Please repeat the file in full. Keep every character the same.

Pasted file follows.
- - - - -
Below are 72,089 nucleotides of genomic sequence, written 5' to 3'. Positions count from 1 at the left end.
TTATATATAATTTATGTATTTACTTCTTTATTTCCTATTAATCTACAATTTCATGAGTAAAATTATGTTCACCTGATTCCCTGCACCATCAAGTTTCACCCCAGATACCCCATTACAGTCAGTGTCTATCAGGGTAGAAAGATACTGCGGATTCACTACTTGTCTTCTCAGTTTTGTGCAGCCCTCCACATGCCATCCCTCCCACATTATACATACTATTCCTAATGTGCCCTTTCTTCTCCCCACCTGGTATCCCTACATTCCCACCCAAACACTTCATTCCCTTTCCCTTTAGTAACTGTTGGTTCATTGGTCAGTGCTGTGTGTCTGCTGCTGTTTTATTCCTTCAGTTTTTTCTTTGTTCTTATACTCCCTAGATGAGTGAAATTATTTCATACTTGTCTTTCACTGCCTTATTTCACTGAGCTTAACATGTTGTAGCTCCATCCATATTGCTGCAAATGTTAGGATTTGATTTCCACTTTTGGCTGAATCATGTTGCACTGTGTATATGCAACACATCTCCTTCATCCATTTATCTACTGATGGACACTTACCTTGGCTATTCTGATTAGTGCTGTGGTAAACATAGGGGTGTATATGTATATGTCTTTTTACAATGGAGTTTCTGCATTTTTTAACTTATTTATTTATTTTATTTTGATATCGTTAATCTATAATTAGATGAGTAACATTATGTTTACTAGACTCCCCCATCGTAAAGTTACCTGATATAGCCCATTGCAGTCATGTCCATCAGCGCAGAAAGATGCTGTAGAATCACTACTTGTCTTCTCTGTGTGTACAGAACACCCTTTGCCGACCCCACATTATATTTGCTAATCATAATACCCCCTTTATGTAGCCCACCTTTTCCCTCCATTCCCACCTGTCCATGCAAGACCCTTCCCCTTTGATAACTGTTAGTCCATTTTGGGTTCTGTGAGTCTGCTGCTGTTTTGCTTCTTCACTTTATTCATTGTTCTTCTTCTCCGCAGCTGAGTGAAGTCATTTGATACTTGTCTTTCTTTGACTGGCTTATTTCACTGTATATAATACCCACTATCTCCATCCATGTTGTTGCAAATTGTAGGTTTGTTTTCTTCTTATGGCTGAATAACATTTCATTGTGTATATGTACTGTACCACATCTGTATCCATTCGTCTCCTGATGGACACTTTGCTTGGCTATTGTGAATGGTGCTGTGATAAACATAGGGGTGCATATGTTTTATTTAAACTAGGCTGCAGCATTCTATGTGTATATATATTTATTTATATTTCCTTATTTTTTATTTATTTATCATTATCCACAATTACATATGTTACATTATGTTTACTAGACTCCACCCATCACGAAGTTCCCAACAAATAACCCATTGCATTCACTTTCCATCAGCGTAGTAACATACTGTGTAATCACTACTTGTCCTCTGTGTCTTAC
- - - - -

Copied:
Below are 72,089 nucleotides of genomic sequence, written 5' to 3'. Positions count from 1 at the left end.
TTATATATAATTTATGTATTTACTTCTTTATTTCCTATTAATCTACAATTTCATGAGTAAAATTATGTTCACCTGATTCCCTGCACCATCAAGTTTCACCCCAGATACCCCATTACAGTCAGTGTCTATCAGGGTAGAAAGATACTGCGGATTCACTACTTGTCTTCTCAGTTTTGTGCAGCCCTCCACATGCCATCCCTCCCACATTATACATACTATTCCTAATGTGCCCTTTCTTCTCCCCACCTGGTATCCCTACATTCCCACCCAAACACTTCATTCCCTTTCCCTTTAGTAACTGTTGGTTCATTGGTCAGTGCTGTGTGTCTGCTGCTGTTTTATTCCTTCAGTTTTTTCTTTGTTCTTATACTCCCTAGATGAGTGAAATTATTTCATACTTGTCTTTCACTGCCTTATTTCACTGAGCTTAACATGTTGTAGCTCCATCCATATTGCTGCAAATGTTAGGATTTGATTTCCACTTTTGGCTGAATCATGTTGCACTGTGTATATGCAACACATCTCCTTCATCCATTTATCTACTGATGGACACTTACCTTGGCTATTCTGATTAGTGCTGTGGTAAACATAGGGGTGTATATGTATATGTCTTTTTACAATGGAGTTTCTGCATTTTTTAACTTATTTATTTATTTTATTTTGATATCGTTAATCTATAATTAGATGAGTAACATTATGTTTACTAGACTCCCCCATCGTAAAGTTACCTGATATAGCCCATTGCAGTCATGTCCATCAGCGCAGAAAGATGCTGTAGAATCACTACTTGTCTTCTCTGTGTGTACAGAACACCCTTTGCCGACCCCACATTATATTTGCTAATCATAATACCCCCTTTATGTAGCCCACCTTTTCCCTCCATTCCCACCTGTCCATGCAAGACCCTTCCCCTTTGATAACTGTTAGTCCATTTTGGGTTCTGTGAGTCTGCTGCTGTTTTGCTTCTTCACTTTATTCATTGTTCTTCTTCTCCGCAGCTGAGTGAAGTCATTTGATACTTGTCTTTCTTTGACTGGCTTATTTCACTGTATATAATACCCACTATCTCCATCCATGTTGTTGCAAATTGTAGGTTTGTTTTCTTCTTATGGCTGAATAACATTTCATTGTGTATATGTACTGTACCACATCTGTATCCATTCGTCTCCTGATGGACACTTTGCTTGGCTATTGTGAATGGTGCTGTGATAAACATAGGGGTGCATATGTTTTATTTAAACTAGGCTGCAGCATTCTATGTGTATATATATTTATTTATATTTCCTTATTTTTTATTTATTTATCATTATCCACAATTACATATGTTACATTATGTTTACTAGACTCCACCCATCACGAAGTTCCCAACAAATAACCCATTGCATTCACTTTCCATCAGCGTAGTAACATACTGTGTAATCACTACTTGTCCTCTGTGTCTTAC